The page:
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I know backpropagation uses cost and gradient descent to tweak the weights to minimize the cost. But how does it know which weights to give more weight to in the first place? Is there something inside each neuron in the hidden layers that defines how this is an important neuron for the correct result in some way? How does the network know how to tweak those weights for that specific neuron?

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tl;dr

The whole point of gradient descent is to assess the contribution of each parameter towards the loss. This information is uncovered through the gradient of the loss w.r.t each parameter.

A deeper look...

Suppose we have a NN with parameters $w_{i}, \; i={1, 2, ...}$. This NN makes some predictions, which we compare to the actual targets and compute a loss $J$. The loss (or cost) function tells us how far off we are from the target. This is what we want to reduce, so that the predictions fall closer to the target.

By computing the partial derivative of the loss function $J$ w.r.t a parameter $w_i$

$$ \frac{\partial J}{\partial w_i} $$

the NN uncovers two pieces of information:

  • The slope of $J$ w.r.t $w_i$, which tells the NN how much $w_i$ affects $J$.
  • Its sign, which tells the NN which way to tweak $w_i$ to decrease (or increase) the value of $J$.

By making the parameter updates depend on the derivative

$$ w_i^{new} \leftarrow w_i^{old} - \lambda \frac{\partial J}{\partial w_i} $$

the NN causes parameters that affect the loss the most, to be updated the most.

You can think of this as: parameters that are more to blame for the network's mistakes (i.e. contribute more towards the loss) are forced to change the most, in the direction that will decrease the loss.

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    $\begingroup$ @NeilSlater The first derivative can be positive or negative. If the first derivative is zero, it does not tell you anything about the nature of the extremum, which can be a minimum or maximum (or a saddle point). If we assume that $\lambda > 0$, then, if the first derivative is positive, we will be decreasing the weights. If it is negative, he will be increasing them. $\endgroup$ – nbro Nov 23 at 15:50
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    $\begingroup$ @NeilSlater The derivative tells you the rate of change of the loss function. Depending on the sign of the derivative and depending on whether you use gradient descent or ascent (i.e. depending on whether you use $-$ or $+$ in the update step, respectively), you can increase or decrease the loss. I don't think that this answer is strictly incorrect (even though the answerer provides the update step for gradient descent). I've updated the answer to include "or increase". $\endgroup$ – nbro Nov 23 at 21:12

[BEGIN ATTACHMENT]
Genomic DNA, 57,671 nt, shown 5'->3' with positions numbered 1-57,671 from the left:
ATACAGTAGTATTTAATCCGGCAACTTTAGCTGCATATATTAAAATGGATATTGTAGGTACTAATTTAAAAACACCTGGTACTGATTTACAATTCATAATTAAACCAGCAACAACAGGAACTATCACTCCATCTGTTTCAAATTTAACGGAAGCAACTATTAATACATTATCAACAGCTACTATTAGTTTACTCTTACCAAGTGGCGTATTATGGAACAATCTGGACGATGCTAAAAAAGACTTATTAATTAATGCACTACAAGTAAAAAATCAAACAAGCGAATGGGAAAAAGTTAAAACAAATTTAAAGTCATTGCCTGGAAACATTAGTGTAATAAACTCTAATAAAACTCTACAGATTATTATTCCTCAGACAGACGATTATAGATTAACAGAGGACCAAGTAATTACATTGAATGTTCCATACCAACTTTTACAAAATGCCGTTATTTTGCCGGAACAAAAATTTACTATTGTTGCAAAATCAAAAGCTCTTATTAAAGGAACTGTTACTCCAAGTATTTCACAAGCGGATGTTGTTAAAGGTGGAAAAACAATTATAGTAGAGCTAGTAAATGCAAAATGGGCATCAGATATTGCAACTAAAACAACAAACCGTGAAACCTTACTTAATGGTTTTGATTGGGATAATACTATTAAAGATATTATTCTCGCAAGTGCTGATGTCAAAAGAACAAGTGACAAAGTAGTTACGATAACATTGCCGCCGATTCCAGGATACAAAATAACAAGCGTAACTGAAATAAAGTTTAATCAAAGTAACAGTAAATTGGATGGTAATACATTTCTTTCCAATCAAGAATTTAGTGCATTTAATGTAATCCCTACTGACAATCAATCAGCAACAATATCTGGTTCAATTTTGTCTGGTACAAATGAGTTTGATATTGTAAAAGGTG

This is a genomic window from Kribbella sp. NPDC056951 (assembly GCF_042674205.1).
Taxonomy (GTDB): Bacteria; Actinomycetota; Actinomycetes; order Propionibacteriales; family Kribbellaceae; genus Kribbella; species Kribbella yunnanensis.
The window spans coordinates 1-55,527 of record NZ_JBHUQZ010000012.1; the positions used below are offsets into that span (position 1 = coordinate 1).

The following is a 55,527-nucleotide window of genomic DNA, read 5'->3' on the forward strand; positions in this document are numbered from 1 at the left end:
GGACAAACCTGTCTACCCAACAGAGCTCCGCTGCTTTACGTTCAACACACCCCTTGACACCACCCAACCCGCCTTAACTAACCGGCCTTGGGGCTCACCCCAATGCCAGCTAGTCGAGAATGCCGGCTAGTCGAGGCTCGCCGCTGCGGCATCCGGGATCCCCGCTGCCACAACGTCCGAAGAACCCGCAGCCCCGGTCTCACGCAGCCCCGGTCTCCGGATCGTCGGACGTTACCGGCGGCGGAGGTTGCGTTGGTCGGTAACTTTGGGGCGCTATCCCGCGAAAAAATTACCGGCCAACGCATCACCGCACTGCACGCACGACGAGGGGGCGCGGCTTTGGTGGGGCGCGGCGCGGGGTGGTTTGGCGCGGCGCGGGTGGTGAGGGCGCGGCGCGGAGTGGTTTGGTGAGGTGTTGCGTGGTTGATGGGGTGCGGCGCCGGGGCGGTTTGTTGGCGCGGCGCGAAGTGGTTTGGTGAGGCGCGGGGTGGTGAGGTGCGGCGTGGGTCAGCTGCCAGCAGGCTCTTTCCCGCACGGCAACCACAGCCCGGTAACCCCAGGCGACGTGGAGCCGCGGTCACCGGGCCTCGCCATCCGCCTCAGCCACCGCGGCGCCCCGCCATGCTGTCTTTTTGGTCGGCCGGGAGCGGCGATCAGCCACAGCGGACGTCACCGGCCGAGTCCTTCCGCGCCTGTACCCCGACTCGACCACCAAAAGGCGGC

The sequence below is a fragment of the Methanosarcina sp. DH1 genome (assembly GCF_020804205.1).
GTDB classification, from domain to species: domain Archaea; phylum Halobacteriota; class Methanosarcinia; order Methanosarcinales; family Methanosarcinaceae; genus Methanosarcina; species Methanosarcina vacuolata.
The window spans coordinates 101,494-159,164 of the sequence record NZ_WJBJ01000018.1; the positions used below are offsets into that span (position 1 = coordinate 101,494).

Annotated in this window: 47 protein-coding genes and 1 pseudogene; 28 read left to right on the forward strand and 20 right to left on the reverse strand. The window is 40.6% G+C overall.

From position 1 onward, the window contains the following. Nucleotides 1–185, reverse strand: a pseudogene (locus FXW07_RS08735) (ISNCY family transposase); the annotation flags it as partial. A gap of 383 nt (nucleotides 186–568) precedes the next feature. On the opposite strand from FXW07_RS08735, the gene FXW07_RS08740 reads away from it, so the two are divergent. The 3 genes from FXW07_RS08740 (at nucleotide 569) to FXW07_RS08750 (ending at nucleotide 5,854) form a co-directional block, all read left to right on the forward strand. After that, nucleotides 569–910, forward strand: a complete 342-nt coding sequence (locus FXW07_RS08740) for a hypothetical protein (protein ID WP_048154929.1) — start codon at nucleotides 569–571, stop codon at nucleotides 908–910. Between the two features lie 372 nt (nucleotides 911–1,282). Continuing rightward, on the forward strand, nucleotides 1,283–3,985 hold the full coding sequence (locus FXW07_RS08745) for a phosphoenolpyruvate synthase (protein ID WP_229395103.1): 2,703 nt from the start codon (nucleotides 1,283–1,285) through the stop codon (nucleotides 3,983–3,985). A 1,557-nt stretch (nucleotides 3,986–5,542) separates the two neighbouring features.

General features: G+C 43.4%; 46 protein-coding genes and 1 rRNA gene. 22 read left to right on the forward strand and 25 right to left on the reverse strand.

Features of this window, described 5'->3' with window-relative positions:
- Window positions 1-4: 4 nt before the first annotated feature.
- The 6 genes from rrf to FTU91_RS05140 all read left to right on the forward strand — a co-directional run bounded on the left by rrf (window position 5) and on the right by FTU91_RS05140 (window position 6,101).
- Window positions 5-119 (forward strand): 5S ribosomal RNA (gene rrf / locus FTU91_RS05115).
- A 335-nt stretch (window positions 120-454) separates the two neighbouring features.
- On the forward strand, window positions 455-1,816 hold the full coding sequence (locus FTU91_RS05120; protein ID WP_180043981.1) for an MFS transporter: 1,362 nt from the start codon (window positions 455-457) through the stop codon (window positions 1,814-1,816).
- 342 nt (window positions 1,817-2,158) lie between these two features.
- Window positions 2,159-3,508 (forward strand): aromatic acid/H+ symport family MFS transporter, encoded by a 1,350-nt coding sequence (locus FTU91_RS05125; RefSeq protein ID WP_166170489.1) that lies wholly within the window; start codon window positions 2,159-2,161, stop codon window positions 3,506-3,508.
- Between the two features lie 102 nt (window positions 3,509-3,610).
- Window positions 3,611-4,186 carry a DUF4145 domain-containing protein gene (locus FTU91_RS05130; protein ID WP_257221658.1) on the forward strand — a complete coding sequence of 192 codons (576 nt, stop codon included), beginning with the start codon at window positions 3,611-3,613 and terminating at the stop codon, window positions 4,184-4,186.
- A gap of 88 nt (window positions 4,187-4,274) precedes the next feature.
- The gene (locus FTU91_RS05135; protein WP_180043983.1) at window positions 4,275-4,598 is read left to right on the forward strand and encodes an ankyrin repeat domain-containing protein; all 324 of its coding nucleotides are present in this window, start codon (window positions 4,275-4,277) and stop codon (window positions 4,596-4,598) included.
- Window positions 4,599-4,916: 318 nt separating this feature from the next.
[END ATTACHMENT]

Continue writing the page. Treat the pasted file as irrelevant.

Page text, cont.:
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    $\begingroup$ @NeilSlater Your assumption is wrong. In general, the derivative function $f'$ tells you how the function $f$ is changing. Depending on the specific value of the derivative function $f'$ at a specific point $x$, $f'(x)$, you can know how $f$ is changing, it can be increasing or decreasing. More specifically, $f'(x)$ corresponds to the slope of the tangent line that goes through $f$ at $x$. This tangent can have a positive or negative slope, or it can also have a zero slope (e.g. at a maximum). See ugrad.math.ubc.ca/coursedoc/math100/notes/derivs/deriv6.html. $\endgroup$ – nbro Nov 23 at 22:59
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    $\begingroup$ @NeilSlater So, no, the sign of the derivative does not tell you the direction that will increase the function, but it tells you how the function is changing, so it tells you how the function is increasing or decreasing. $\endgroup$ – nbro Nov 23 at 23:02
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    $\begingroup$ @NeilSlater Wow, I'm a bit late to the party, but when I say "Its sign, which tells the NN which way to tweak $w_i$ to decrease the value of $J$", I mean that by knowing the sign you know how to change $w_i$ so that you can change $J$ and then I follow with the update equation that shows exactly that. I see what you're trying to say (in your first comment) and you are right about that, but I don't see why what I said is grammatically incorrect. I think of it like saying "by having a compass you know which way to travel south" and then you'd correct me by saying "but a compass points north". $\endgroup$ – Djib2011 Nov 24 at 11:23

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